Following a mastectomy, many women choose to undergo reconstructive surgery to restore the appearance of their breasts to the way they were pre-mastectomy, or to achieve a different size or shape overall. Breast and nipple reconstruction (also known as mastectomy reconstruction) refers to a series of plastic surgery procedures used to reconstruct the nipples and breast mound. Sometimes, this involves the addition of breast implants, while other times patients choose to forego implants and use their own tissues for reconstruction. It is also important to recognize that opting for no reconstruction is also valid.
Our responsibility is to inform you of your choices and together find what is right for you. Mastectomy reconstruction is a deeply personal decision, and we understand the sensitive nature of the surgery. Dr. Anita is ready to offer compassionate and experienced care— her goal is always to ensure that all patients feel comfortable having this discussion, and confident, happy, and satisfied with their choice and the results of their procedure.
Depending on the situation, patients may opt to begin breast reconstruction surgery in Beverly Hills immediately after their mastectomy procedure— in this case, we will coordinate directly with the surgical oncologist’s office to ensure there is a smooth transition between procedures, and make sure you are a good candidate for immediate (versus delayed) reconstruction.
The reconstruction journey involves a number of steps, and after discussing what you are interested in and a good candidate for, the reconstructive steps for that type of reconstruction can be planned out. Prior to the surgery, you will fill out consent forms.
Breast reconstruction can be done using a variety of methods, ranging from implant-based reconstruction (tissue expander followed by exchange for implant; or direct-to-implant) to tissue-based reconstruction (either pedicled flap or free flap).
General anesthesia will be administered for this surgery and we recommend that you arrange to have someone drive you to and from the surgery appointment.
Please Note: These are general estimates that may or may not apply to you individually.
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The first step is reconstructing the breast(s) that had cancer. If only one breast was reconstructed, the next step is a procedure on the opposite breast to make it match. The third step is either a touch up needed to make sure both breasts match as closely as possible, or nipple reconstruction for the side without a nipple. After a nipple reconstruction, the last step is nipple tattooing to restore the color to the nipple and areola.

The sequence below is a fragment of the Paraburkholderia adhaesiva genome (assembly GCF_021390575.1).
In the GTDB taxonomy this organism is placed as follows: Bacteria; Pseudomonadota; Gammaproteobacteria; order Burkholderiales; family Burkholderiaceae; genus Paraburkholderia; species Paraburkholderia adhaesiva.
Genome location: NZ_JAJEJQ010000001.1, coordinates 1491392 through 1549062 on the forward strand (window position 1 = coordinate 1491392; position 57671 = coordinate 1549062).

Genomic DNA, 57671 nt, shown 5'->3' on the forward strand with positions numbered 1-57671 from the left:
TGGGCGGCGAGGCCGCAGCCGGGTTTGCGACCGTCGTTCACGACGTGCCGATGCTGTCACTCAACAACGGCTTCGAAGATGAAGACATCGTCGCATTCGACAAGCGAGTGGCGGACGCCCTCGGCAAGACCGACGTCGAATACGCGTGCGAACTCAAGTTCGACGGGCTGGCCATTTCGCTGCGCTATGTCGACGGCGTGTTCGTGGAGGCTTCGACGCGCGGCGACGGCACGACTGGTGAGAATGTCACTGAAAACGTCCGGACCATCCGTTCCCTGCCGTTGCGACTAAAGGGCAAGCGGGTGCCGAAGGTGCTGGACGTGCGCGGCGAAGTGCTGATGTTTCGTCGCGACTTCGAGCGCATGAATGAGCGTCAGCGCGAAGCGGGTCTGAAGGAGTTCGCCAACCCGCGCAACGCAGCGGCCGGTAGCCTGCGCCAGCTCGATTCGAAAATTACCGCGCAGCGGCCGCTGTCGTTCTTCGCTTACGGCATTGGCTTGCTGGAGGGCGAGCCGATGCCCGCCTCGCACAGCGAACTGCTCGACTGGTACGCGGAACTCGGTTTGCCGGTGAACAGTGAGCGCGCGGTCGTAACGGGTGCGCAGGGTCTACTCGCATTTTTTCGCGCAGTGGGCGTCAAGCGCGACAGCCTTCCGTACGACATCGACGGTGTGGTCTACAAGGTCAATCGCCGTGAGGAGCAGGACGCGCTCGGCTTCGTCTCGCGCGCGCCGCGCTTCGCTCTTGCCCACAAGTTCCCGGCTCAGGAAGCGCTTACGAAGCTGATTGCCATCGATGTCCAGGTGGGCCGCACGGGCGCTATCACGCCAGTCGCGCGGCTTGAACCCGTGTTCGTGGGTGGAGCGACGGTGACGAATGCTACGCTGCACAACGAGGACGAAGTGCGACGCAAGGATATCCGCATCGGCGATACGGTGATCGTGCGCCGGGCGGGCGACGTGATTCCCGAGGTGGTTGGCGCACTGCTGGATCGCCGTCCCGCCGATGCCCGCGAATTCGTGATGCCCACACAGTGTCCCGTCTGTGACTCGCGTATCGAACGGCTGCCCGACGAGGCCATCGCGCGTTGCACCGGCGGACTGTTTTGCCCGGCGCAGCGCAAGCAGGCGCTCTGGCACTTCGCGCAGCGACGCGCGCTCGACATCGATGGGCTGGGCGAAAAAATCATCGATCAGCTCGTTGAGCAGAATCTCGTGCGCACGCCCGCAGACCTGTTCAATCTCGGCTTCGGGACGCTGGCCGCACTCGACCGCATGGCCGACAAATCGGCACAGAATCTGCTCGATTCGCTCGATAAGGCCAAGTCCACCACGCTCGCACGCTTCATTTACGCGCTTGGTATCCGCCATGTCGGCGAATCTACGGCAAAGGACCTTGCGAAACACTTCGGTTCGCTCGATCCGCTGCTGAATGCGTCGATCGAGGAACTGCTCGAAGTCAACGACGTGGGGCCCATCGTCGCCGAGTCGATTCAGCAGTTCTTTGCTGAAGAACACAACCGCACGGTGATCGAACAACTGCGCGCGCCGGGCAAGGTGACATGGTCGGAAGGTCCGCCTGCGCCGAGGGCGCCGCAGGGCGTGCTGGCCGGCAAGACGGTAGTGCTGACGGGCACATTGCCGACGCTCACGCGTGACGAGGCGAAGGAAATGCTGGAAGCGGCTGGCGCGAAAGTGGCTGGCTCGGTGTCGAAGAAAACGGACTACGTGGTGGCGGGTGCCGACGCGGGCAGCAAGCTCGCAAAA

Implant based reconstruction is a good option for women who underwent bilateral mastectomy, already have implants, have little bulk for possible donor sites for using their own tissue, and want to minimize downtime or have the quickest recovery possible. It is important to note that this breast rebuilding is not as predictable of an option for Beverly Hills patients who have undergone radiation therapy.
The first step in implant-based reconstruction is typically having a temporary device called a tissue expander placed under the pectoralis muscle on the chest (the exception being “direct-to-implant reconstruction” if a candidate). Tissue expanders are inflatable devices that have a magnet and injection site or port. Fluid is injected through the port into the expander at a series of office visits. The amount injected per visit depends on many factors, including the condition of the skin overlying the expander, the final goal amount, and patient comfort.
Next the tissue expander is removed, and the final implant is placed. The implant chosen may be round or shaped. If the opposite breast needs to be addressed with a lift, reduction, or augmentation, it may be addressed at this surgery or a separate surgery. Since the breast has been removed in a mastectomy, there is little to camouflage the borders of the implant. In some cases, it is helpful to perform fat transfer to the breast along the upper border of the implant to provide a smoother contour.
Autologous tissue-based reconstruction means skin and tissue is used from one part of the body, and rotated into position to create a new breast. Examples of this type of reconstruction include the pedicled TRAM (transverse rectus abdominus myocutaneous) flap, and the pedicled latissimus dorsi flap. For the TRAM flap, skin, subcutaneous fat, and rectus abdominus (abs) muscle, are taken from one side of the lower abdomen and tunneled below the skin and brought out at the breast to create a new breast mound. For the latissimus flap, the tissue rotated forward comes from the back.